In October 2010, we bought a 9 acre field to add to our 11 acres of ancient woodland. During the early part of 2011, it was planted with 6500 little trees, and we carved out wildflower meadows, hedgerows, ponds in the wet areas, open areas, and areas for natural regeneration to take place. In summer 2011, it was a field populated by canes and tree-guarded, the little trees just peeking over the top of those guards in places.
Seasons came and went. The little trees were subjected to a drought during their first year, an extremely harsh winter in 2012-13 with a lot of snow and freezing weather, and floods earlier this year, during which you could paddle in the lower part of Betty’s Wood.
We were very careful to choose our species mix well. We wanted to improve the site for wildlife, but could see no advantage in planting species that do not grow well in the local area. We also took account of the lie of the land and microclimate – one of the reasons why we didn’t plant trees immediately, but took a few months to get the feel of the place. Wet-tolerant species went in areas inclined to be damp. Species that like fertile soil nearer the top, where the former arable site is quite fertile. Cloning willow already growing on the site. Using self-set seedlings of birch, willow, oak and ash. But also choosing species that produce seeds and fruits for wildlife, good shelter for wildlife, and will produce a sustainable coppice and timber crop in future – hazel, willow, alder, oak, ash, cherry, rowan and others.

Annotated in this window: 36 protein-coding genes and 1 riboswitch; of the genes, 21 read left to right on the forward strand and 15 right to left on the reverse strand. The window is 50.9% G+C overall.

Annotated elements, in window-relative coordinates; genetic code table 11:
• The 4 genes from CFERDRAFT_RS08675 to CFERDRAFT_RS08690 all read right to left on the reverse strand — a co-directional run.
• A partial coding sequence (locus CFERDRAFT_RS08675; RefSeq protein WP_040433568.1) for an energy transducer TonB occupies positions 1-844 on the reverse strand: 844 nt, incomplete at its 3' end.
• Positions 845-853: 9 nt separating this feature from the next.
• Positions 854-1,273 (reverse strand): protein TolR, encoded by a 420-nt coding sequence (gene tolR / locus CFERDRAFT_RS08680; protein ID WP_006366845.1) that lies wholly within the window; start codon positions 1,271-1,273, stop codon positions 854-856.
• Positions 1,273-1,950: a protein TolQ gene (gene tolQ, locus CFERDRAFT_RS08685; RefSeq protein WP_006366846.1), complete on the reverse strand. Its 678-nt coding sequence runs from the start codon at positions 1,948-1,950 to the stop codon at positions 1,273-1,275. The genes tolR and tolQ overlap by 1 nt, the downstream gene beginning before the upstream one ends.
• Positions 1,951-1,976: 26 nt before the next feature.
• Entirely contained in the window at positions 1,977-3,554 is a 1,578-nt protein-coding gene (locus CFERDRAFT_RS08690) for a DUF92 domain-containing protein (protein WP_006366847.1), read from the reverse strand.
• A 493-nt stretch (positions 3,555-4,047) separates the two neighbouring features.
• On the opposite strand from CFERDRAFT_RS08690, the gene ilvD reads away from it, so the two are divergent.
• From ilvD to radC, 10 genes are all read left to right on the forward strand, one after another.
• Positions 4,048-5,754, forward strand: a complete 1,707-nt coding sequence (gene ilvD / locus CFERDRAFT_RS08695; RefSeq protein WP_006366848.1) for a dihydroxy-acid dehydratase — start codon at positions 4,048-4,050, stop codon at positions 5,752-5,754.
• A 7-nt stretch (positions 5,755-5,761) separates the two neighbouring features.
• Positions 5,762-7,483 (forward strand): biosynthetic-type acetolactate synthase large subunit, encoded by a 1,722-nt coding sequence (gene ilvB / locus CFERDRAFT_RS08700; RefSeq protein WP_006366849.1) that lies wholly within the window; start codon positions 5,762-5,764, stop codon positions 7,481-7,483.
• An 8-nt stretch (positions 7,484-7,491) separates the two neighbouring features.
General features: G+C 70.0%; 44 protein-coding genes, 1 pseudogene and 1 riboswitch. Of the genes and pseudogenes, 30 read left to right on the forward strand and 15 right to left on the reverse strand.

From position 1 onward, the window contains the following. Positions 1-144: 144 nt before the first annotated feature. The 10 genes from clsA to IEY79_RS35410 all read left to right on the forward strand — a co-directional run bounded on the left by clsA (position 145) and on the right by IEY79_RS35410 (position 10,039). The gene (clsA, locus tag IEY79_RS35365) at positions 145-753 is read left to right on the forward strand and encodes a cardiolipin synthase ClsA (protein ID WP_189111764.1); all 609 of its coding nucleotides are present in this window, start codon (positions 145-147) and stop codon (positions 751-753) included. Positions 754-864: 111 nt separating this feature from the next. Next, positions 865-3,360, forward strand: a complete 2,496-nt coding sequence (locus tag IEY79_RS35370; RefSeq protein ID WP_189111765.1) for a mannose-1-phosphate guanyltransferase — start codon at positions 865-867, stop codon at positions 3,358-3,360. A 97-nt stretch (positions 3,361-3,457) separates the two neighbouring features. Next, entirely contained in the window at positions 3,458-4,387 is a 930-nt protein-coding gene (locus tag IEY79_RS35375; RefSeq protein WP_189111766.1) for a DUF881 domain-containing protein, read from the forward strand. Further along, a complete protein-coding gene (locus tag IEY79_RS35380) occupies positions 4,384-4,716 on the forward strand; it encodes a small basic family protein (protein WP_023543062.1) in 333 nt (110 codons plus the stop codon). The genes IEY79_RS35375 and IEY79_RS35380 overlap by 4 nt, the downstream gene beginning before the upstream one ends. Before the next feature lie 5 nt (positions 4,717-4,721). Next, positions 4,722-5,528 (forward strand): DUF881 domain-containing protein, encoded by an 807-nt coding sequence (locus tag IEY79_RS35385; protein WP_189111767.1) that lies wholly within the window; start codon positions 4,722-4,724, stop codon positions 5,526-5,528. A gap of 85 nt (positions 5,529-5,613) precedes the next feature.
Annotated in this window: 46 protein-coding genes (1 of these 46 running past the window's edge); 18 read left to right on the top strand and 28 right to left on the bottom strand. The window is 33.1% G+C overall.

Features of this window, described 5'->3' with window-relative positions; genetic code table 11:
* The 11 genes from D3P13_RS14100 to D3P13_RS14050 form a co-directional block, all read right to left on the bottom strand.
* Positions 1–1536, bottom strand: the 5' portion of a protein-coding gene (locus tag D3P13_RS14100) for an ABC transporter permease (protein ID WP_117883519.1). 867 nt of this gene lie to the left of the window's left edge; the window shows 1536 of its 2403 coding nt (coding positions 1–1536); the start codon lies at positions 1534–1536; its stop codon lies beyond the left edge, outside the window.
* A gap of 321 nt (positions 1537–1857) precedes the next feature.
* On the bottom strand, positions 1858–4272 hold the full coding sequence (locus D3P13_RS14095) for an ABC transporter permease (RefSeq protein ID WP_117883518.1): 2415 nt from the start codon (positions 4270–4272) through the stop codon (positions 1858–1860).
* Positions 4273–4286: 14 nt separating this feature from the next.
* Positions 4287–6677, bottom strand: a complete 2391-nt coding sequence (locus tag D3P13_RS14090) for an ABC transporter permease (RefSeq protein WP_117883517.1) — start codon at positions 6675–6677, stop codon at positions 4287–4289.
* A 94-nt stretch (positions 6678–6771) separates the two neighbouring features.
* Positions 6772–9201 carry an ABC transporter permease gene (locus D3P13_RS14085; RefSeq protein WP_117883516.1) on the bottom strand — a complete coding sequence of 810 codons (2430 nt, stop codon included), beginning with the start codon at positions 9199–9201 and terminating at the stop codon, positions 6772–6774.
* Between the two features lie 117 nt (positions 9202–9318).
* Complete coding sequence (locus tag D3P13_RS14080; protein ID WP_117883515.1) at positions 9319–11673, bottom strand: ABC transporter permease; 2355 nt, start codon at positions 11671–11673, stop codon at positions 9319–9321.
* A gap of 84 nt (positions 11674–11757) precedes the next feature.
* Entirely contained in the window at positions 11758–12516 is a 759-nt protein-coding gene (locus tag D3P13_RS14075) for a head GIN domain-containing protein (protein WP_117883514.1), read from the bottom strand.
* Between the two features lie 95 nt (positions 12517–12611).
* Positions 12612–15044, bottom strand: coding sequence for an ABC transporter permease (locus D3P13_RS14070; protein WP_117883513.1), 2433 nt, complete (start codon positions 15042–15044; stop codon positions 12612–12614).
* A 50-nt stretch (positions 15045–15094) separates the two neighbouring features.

It has not been all plain sailing, but the woods are really starting to shine now. Instead of walking in a field with sticks, we are now walking along young woodland paths. We can stand in the shade of our own little trees. We can sit with our backs against the trunks of these little trees and enjoy the view. The little trees offer shelter from the wind for insects and people alike. The ponds are really coming alive, with 16 species of dragonfly and damselfly seen here this year. Target species of butterflies have come into our meadows. Little birds are now perching in the young trees, particularly goldfinches and blue tits. Long-tailed tits and other birds are using our hedgerow as a pathway between our own woods and another piece of woodland, just as we hoped. We are producing an increasing quantity of hay for local horses. This year we harvested hazelnuts from our young trees for the first time. Leaf litter is starting to build up in places under the clumps of trees. In the wet areas, marsh orchids and cowslips are spreading and increasing in numbers.
It is not often that you get the opportunity to change the landscape, and make something that is both beautiful and functional. We were very privileged to be able to do this and it is very exciting. Every year turns up some surprises. What is particularly lovely is to see the self-set regeneration areas merging with the planted areas, possible because of what we think is a good choice of trees and careful attention to the landscape, soil and microclimate. It will not be long before we can take our first coppice cut in some places, nor will it be too many years before we can lay the hedge. It is truly becoming a woodland, as we hoped it would.